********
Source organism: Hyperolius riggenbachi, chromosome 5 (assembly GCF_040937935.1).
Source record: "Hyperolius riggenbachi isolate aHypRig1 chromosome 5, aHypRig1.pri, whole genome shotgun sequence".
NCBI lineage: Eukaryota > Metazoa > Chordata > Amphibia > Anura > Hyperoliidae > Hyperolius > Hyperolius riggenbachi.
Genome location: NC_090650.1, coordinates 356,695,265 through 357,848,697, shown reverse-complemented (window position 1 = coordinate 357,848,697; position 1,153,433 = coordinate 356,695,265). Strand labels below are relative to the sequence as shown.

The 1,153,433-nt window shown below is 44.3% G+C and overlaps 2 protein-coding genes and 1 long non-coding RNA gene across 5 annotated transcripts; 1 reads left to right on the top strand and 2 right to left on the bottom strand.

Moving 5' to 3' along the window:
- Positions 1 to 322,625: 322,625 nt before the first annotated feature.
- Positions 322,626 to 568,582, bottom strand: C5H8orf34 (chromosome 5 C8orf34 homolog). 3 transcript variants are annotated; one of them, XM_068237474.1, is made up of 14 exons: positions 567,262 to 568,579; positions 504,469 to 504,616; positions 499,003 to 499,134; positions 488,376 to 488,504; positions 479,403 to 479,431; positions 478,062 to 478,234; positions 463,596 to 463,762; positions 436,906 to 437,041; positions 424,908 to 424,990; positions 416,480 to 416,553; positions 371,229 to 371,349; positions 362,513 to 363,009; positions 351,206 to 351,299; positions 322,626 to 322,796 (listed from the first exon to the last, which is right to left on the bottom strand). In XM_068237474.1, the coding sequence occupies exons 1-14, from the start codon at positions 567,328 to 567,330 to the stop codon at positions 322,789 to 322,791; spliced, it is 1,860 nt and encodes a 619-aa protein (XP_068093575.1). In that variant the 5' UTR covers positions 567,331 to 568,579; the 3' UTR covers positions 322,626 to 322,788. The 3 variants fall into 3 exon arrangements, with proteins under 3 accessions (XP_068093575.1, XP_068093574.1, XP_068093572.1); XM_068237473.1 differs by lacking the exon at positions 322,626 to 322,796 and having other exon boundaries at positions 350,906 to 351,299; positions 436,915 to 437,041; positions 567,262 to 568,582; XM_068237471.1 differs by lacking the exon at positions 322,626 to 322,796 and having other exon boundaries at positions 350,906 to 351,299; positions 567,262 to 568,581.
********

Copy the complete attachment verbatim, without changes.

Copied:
Source organism: Hyperolius riggenbachi, chromosome 5 (assembly GCF_040937935.1).
Source record: "Hyperolius riggenbachi isolate aHypRig1 chromosome 5, aHypRig1.pri, whole genome shotgun sequence".
NCBI lineage: Eukaryota > Metazoa > Chordata > Amphibia > Anura > Hyperoliidae > Hyperolius > Hyperolius riggenbachi.
Genome location: NC_090650.1, coordinates 356,695,265 through 357,848,697, shown reverse-complemented (window position 1 = coordinate 357,848,697; position 1,153,433 = coordinate 356,695,265). Strand labels below are relative to the sequence as shown.

The 1,153,433-nt window shown below is 44.3% G+C and overlaps 2 protein-coding genes and 1 long non-coding RNA gene across 5 annotated transcripts; 1 reads left to right on the top strand and 2 right to left on the bottom strand.

Moving 5' to 3' along the window:
- Positions 1 to 322,625: 322,625 nt before the first annotated feature.
- Positions 322,626 to 568,582, bottom strand: C5H8orf34 (chromosome 5 C8orf34 homolog). 3 transcript variants are annotated; one of them, XM_068237474.1, is made up of 14 exons: positions 567,262 to 568,579; positions 504,469 to 504,616; positions 499,003 to 499,134; positions 488,376 to 488,504; positions 479,403 to 479,431; positions 478,062 to 478,234; positions 463,596 to 463,762; positions 436,906 to 437,041; positions 424,908 to 424,990; positions 416,480 to 416,553; positions 371,229 to 371,349; positions 362,513 to 363,009; positions 351,206 to 351,299; positions 322,626 to 322,796 (listed from the first exon to the last, which is right to left on the bottom strand). In XM_068237474.1, the coding sequence occupies exons 1-14, from the start codon at positions 567,328 to 567,330 to the stop codon at positions 322,789 to 322,791; spliced, it is 1,860 nt and encodes a 619-aa protein (XP_068093575.1). In that variant the 5' UTR covers positions 567,331 to 568,579; the 3' UTR covers positions 322,626 to 322,788. The 3 variants fall into 3 exon arrangements, with proteins under 3 accessions (XP_068093575.1, XP_068093574.1, XP_068093572.1); XM_068237473.1 differs by lacking the exon at positions 322,626 to 322,796 and having other exon boundaries at positions 350,906 to 351,299; positions 436,915 to 437,041; positions 567,262 to 568,582; XM_068237471.1 differs by lacking the exon at positions 322,626 to 322,796 and having other exon boundaries at positions 350,906 to 351,299; positions 567,262 to 568,581.